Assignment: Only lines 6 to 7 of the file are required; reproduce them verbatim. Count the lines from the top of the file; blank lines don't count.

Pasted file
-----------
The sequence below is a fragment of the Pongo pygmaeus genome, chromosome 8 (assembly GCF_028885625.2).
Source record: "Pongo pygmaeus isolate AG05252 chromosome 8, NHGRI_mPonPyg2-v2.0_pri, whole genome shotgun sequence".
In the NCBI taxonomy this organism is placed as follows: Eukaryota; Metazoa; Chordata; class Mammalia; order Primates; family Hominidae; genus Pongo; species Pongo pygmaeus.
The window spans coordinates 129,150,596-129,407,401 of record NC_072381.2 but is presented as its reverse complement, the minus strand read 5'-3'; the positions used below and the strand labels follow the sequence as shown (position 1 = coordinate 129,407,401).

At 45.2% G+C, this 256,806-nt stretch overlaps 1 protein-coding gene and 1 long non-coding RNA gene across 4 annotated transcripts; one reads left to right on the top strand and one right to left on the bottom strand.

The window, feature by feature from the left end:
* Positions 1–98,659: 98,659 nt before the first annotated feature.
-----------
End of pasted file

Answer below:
The window, feature by feature from the left end:
* Positions 1–98,659: 98,659 nt before the first annotated feature.